Craig and Stu had played Ballochmyle earlier in the year and really liked it, so I'd been keen to play it myself. When I finally managed that on 15 November 2010 (Happy Birthday, Claire!) the course was in great condition and a real pleasure to play. My only concern was that, like some other courses I could mention, Ballochmyle had taken most of the course signage away for the Winter, leaving visitors like me to plot their own way around as best they could. For example, the nearest tee to the 1st green turned out to be the 10th, with the 12th and 2nd located side by side 30 yards away through some trees. The nearest tee to the 5th green turned out to be the 8th, with the 6th tee located over 100 yards away, past the 7th green. Confused? - join the club! I'd managed to catch up with a couple of elderly ladies playing on the 3rd and had hoped to follow them round. However, they dodged the 6th and 7th holes, adding to my confusion. I had to ask other players and greenkeeping staff for directions four times. The 50% reduction in green fees in place over the Winter by the Ballochmyle club is a bargain, but I was trying to play golf rather than go orienteering with luggage. Some simple tee markers would have helped, but enough of that, because this is a really good golf course.
Ballochmyle is a 5672 yard par 70 parkland course, a few miles inland from the Ayrshire coast. As such, it's a wee bit off the golf tourist track, but don't let that put you off. The course starts with an easy downhill par 4, with OOB on the right, followed by a series of good parkland holes, with lots of mature trees waiting to catch anything wayward off the tee. I'd started pretty steadily and was only 3 over after 8 holes, with the short downhill 275 yard par 4 9th to come. OK, the club had moved the tee about 20 yards forward and to the left, opening up what would otherwise have been a slight dogleg over high trees. However, there's a deep ditch down the right and a stream in front of the green to catch anything off line. This is the view from the tee. It was a cold and windless morning and the ball wasn't flying far, so how I managed to drive the green I don't quite know! I'd have been happy with a birdie, but I holed the 12 foot right to left putt for a rare eagle. This is a view of the green. A really good hole. I'd gone out in 36, only 1 over par and made an easy birdie at the 10th. The 11th is a 387 yard dog leg right par 4. the drive is either through a narrow gap in the trees before turning sharp right for a downhill approach, or a blast over the trees, cutting off some of the distance. I took the cautious approach after watching the 2 elderly ladies footering about by the stream that lies half-hidden in the gap between the trees. I bogeyed that hole after a poor approach shot (and also bogeyed 4 of the last 5 holes!). I'd let a really good round slip away and needed a par up the last, a tight 487 yard par 5, for a 41 on the back 9. By the time I got to the 18th, the temperature had dropped alarmingly, and the first flurries of snow blew over the course. I hit a good straight drive and an equally good 3 wood through a narrow gap in the trees, leaving me an uphill wedge to the green, with the clubhouse windows (hopefully toughened glass!) lurking worrying close on the right. Anyone who has ever seen me play will know how easily a sh--- can appear without warning, so it was relief to get the wedge pin high, as shown here. I missed the putt, but I'd still gone round in 77, 3 under the net par of the course, so a good round on a very good course. Play it during the Summer, when the signage returns!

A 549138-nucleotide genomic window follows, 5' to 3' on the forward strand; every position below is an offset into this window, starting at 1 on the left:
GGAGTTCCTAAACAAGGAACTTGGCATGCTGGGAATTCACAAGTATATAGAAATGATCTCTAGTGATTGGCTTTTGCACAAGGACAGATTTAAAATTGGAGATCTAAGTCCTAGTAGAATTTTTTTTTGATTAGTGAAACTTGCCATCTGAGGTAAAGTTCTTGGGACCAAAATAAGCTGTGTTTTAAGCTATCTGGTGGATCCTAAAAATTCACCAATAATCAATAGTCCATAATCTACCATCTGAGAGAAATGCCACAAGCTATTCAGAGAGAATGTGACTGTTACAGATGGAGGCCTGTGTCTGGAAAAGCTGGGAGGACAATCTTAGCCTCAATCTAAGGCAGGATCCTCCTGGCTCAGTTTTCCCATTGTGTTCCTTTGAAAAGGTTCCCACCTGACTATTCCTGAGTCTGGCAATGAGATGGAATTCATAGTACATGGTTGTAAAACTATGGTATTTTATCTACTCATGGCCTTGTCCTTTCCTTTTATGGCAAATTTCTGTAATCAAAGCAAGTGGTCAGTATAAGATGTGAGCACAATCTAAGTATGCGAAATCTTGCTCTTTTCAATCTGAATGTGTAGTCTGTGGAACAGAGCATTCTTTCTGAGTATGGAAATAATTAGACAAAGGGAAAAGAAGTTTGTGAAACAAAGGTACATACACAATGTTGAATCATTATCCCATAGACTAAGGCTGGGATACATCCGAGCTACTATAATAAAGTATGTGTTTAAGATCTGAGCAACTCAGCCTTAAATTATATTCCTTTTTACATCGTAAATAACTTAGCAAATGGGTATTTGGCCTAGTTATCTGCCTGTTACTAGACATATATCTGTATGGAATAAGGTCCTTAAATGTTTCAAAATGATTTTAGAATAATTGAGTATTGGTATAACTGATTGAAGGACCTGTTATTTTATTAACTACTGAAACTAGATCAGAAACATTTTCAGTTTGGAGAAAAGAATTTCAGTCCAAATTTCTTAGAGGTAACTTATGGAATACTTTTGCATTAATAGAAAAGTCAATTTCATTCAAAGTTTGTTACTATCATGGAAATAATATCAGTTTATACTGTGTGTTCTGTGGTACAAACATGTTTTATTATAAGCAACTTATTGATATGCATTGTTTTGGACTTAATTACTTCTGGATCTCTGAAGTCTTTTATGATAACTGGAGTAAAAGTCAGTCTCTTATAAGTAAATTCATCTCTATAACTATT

I'd been hoping to play at nearby Muirkirk on the way home, but by the time I got there it was raining hard and a sign on the closed clubhouse advised that scorecards could be obtained in several shops in the nearby village. I decided to press on to Douglas Water, a small 9 hole course deep in the South Lanarkshire hills. It was hidden under several inches of early Winter snow, but at least I now know where it is!